Home > Uncategorized > the harsh magic of someone else’s carelessness

the harsh magic of someone else’s carelessness

The thing people probably notice about me first is my hair. It’s vaguely Medusa-like. It has a mind of its own. I let it do what it wants. But it’s a feature I like and am pretty proud of, despite it simply being genetics.

Hair people get. But the kindness is another matter.

I had a friend in college later confess that she initially thought it was an act. I’ve had people mistake my kindness for weakness. There are other still who often just…don’t know what to do with it. But it is, absolutely and without question, part of who I am.

I’ve done a lot of thinking these past few months. Long discussions with friends about things I don’t talk about very often. It’s easier to carry certain scars in secret, rather than show them off like tattoos. From a certain angle, you could argue that they’re pretty. But the truth is, I am not who I am because I have not been hurt. I am who I am because I’ve been brought to my knees by grief. I’ve cried on the bathroom floor until I couldn’t breathe. I’ve had my heart cracked in half and set on fire—and there was a handful of months where I didn’t know if I would recover from one particular instance, years ago. I felt hollow. It was like you could hear the ocean through my soul.

“She has known sorrow, and it has made her kind.” (Nathan Filer, I think.) If you ask me, that is who I am. I would genuinely rather light myself on fire and hurl myself off a cliff before I hurt someone I care about it. It’s dramatic, sure, but true. Eventually, I got out of that soul-dark place. But I wasn’t sure I could. And I sure as hell wasn’t certain if I could ever put myself in that position again.

Being vulnerable is hard. Because hurts get compounded over time, and it’s easy to panic. I’ve panicked more than a time or twelve. Hell, I’ve been afraid of my own stupid heart, because it’s stubborn, even when it’s frightened. And I’ve been scared a whole of a lot that doesn’t always make outward sense. Human-ing is hard. Anyone who tells you differently is probably a robot. But it’s okay to be scared. It’s human to be afraid.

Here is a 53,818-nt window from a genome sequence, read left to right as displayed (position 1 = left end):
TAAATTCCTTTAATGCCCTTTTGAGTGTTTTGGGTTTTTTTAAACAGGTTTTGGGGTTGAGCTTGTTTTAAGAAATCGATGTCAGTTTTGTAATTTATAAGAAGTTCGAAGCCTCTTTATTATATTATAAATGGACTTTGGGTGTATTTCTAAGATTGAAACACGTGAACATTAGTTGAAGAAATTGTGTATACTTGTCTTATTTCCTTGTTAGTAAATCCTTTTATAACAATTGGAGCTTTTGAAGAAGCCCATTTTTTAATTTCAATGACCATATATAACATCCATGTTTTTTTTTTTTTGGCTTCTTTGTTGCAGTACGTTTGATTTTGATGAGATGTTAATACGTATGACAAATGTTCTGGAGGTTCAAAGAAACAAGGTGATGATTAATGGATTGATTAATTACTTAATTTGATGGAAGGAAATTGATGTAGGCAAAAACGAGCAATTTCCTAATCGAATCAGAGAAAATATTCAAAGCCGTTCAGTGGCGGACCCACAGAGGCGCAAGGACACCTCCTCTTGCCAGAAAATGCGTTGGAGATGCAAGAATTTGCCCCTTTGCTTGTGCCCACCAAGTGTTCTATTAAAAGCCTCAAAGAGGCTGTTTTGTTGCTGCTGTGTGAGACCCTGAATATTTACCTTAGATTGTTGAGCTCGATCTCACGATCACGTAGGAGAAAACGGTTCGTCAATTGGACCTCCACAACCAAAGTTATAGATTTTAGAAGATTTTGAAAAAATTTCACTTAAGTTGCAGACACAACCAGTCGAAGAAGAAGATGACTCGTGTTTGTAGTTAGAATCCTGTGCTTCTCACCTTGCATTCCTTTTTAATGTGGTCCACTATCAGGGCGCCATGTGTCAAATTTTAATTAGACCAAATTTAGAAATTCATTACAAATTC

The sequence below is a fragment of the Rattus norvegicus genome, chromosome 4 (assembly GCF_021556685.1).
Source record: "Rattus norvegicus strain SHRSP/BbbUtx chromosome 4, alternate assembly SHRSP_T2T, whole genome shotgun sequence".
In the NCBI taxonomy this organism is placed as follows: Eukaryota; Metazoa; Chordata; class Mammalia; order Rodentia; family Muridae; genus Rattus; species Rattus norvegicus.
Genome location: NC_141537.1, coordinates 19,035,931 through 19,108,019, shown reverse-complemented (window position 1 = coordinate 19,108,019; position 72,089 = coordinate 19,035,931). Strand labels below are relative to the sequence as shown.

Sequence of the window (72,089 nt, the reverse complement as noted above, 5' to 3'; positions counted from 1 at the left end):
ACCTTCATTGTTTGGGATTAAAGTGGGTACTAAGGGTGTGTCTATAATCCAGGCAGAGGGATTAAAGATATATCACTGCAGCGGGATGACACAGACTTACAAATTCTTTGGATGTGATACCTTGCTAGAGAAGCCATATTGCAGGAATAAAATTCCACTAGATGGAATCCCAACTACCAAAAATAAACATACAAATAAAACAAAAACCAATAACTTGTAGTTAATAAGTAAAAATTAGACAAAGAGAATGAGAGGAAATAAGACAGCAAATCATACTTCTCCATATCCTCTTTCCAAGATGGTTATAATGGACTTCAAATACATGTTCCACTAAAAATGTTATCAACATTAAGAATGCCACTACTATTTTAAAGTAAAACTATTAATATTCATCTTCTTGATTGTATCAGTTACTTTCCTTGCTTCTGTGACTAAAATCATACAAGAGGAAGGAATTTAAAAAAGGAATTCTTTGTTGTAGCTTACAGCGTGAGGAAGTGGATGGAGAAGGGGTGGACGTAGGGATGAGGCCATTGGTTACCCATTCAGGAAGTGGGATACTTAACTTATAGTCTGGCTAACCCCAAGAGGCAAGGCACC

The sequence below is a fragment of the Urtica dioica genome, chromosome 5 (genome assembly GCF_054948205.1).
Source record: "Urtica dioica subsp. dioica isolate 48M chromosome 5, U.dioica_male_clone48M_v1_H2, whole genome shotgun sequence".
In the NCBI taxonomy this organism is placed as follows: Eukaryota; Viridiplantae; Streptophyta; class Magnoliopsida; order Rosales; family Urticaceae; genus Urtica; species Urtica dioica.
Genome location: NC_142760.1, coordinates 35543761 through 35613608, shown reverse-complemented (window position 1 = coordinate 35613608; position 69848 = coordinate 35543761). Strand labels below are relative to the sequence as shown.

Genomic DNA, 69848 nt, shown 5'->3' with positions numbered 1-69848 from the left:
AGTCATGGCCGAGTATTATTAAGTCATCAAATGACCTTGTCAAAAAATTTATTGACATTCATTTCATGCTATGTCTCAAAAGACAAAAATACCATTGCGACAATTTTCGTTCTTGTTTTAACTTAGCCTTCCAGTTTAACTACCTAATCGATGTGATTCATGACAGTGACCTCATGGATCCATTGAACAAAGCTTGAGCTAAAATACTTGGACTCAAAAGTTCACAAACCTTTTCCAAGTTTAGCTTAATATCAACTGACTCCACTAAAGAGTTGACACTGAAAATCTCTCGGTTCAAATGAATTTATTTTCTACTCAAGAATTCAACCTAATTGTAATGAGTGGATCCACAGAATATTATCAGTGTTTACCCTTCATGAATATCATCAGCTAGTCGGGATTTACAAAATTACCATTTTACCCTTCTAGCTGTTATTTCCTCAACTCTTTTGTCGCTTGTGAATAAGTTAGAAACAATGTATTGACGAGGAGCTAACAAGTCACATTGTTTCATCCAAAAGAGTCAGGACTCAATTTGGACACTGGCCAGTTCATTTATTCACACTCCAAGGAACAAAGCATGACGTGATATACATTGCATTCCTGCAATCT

I cannot tell you how much time I’ve spent arguing with my own feelings, and this is even in friendships. But I also know that I am who I am—a million emotions when five would probably do—and I have mostly made peace with that. Some people wonder if they’re enough. I worry that I am too much, because wheeeeeeew, I have been that for people before. And it’s…eviscerating.

But like I said recently on Twitter, no one in the whole history of my life has succeeded in changing me—in making me less of who I am. Some people fold in on themselves after a heartbreak. And that’s valid. I understand it, even if it’s not necessary how I function in the long term.

When it comes down to deciding something, I don’t run. I don’t give less because giving can be hard. I don’t care less simply because something is complicated. And I don’t balk because something might be challenging. I have walked through fire and lived. I have moved mountains for those privy to my affections. I am kind, and I am fierce. And you won’t find my equal anywhere.

It’s funny how I can know that and still be wildly insecure. Not because I truly have a low opinion of myself, but because of the harsh magic of someone else’s carelessness. I am not without bad moments. I will almost always interrogate myself for blame or error, wondering if I’ve spoken words I shouldn’t.

“You always do that. You always bring feelings into it.”

Yes, I do. Because feelings are important, and I set my life by that clock more than any other. Not because it’s easy, but because it’s honest. And I’m not afraid of the specter that something might not work out. Everything in life is a gamble, but it’s absolutely worth taking. And I say that as a person who lives her life with softness (unless you hurt someone I care about, then definitely run).

In retrospect, I survived a lot of things I shouldn’t have. But I will never turn my back on someone I care about, not even when it’s hard. (Especially not then, because working through the hard bits counts for a lot.) I do not believe in perfection. But show me a messy heart and a raw truth, and I will honor that. Because of all the things damaged and made frail, through all the years of chaos, my kindness and fathomless capacity for caring are not among the wreckage.

Categories: Uncategorized
  1. April 26, 2020 at 6:56 pm

    If being “too much” and “getting emotions involved” are wrong, there are a lot worse ways to be wrong!

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